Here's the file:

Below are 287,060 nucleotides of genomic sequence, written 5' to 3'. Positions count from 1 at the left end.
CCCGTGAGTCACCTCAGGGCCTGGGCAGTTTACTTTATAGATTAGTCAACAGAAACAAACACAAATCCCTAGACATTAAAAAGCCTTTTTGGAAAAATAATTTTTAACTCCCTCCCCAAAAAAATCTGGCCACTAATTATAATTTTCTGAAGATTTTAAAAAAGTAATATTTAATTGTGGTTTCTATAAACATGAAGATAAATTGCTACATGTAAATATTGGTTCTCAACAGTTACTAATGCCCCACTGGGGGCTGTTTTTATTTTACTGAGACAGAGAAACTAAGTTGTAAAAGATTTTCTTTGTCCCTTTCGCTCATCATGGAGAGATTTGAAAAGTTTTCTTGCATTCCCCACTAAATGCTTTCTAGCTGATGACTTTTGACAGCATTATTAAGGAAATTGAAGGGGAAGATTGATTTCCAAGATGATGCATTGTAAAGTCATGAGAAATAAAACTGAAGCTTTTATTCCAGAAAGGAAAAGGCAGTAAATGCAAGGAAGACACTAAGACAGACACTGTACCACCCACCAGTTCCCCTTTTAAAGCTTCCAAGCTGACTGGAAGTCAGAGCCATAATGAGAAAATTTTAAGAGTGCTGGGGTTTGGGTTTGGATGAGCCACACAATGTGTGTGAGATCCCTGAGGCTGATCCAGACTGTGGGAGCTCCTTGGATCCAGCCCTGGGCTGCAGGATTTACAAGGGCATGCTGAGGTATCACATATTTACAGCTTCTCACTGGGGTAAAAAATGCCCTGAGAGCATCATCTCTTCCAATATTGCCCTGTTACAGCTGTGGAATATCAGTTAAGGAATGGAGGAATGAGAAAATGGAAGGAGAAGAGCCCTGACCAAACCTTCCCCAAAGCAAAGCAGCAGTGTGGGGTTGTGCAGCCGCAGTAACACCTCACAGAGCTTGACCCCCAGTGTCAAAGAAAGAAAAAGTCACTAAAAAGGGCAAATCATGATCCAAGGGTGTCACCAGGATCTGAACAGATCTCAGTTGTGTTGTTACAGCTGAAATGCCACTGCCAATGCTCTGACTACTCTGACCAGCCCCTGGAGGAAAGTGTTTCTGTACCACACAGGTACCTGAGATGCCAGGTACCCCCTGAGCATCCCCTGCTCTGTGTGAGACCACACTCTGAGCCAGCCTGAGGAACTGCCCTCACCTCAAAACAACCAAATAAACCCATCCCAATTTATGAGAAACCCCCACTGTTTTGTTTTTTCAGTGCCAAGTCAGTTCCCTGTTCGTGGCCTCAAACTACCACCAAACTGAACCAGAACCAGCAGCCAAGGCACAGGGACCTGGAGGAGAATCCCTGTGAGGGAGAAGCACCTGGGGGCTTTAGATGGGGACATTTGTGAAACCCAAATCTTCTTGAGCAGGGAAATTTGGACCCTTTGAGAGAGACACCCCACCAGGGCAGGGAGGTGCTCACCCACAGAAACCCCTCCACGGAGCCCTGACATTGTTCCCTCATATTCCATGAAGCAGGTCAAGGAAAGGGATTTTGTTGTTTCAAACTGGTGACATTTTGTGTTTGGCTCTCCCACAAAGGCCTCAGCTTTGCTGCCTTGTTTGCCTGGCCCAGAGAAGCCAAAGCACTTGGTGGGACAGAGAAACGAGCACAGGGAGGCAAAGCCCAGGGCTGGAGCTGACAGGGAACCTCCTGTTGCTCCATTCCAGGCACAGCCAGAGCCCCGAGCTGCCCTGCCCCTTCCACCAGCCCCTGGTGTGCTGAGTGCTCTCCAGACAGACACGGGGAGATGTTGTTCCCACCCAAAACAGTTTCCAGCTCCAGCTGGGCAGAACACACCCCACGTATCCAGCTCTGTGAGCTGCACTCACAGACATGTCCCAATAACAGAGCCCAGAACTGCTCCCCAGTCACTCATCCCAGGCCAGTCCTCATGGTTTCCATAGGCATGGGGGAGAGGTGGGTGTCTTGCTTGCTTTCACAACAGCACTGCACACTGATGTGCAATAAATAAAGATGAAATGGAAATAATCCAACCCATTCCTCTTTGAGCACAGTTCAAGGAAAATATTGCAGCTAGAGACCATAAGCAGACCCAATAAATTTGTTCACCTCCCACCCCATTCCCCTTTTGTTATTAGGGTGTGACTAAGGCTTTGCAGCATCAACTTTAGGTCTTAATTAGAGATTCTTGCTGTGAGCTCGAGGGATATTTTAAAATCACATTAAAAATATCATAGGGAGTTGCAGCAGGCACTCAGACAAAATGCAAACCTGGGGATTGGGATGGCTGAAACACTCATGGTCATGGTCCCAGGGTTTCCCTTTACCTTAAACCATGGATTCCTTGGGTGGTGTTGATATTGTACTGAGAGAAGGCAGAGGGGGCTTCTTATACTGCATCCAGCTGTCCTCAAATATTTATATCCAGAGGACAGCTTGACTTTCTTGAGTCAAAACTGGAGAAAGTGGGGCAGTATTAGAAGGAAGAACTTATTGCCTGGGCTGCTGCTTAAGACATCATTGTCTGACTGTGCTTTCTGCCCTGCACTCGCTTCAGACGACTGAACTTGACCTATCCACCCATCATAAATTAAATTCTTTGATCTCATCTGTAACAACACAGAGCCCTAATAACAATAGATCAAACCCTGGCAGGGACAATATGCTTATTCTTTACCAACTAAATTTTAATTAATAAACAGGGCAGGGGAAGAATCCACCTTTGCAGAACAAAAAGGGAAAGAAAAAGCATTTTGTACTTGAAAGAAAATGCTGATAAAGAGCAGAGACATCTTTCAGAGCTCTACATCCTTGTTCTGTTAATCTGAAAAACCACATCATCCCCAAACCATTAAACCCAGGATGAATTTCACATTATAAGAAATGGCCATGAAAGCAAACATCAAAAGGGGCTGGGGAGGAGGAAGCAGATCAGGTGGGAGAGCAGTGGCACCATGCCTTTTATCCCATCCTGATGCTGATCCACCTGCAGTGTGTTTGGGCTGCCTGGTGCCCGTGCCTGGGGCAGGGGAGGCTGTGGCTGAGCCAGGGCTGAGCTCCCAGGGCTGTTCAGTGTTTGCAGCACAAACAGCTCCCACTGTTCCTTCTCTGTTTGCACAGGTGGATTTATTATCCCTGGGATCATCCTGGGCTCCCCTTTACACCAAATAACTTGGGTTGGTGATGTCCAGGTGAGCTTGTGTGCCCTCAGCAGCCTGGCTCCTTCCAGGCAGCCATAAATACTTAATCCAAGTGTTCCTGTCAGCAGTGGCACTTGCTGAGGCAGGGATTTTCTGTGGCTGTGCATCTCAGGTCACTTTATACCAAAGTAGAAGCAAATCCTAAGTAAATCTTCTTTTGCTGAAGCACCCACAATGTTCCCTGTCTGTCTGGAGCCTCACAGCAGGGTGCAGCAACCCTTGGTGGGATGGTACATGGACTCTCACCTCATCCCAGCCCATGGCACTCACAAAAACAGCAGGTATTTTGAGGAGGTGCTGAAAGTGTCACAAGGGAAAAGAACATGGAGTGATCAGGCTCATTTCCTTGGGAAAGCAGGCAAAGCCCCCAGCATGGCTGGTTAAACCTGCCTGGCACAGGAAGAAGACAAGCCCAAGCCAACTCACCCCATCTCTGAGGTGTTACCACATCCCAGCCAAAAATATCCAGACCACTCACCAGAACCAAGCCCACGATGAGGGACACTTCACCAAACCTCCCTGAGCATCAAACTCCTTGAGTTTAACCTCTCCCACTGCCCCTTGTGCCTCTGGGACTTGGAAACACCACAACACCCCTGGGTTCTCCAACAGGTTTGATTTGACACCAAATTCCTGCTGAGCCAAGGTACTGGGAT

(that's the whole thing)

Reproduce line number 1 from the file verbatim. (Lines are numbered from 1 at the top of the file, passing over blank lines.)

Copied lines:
Below are 287,060 nucleotides of genomic sequence, written 5' to 3'. Positions count from 1 at the left end.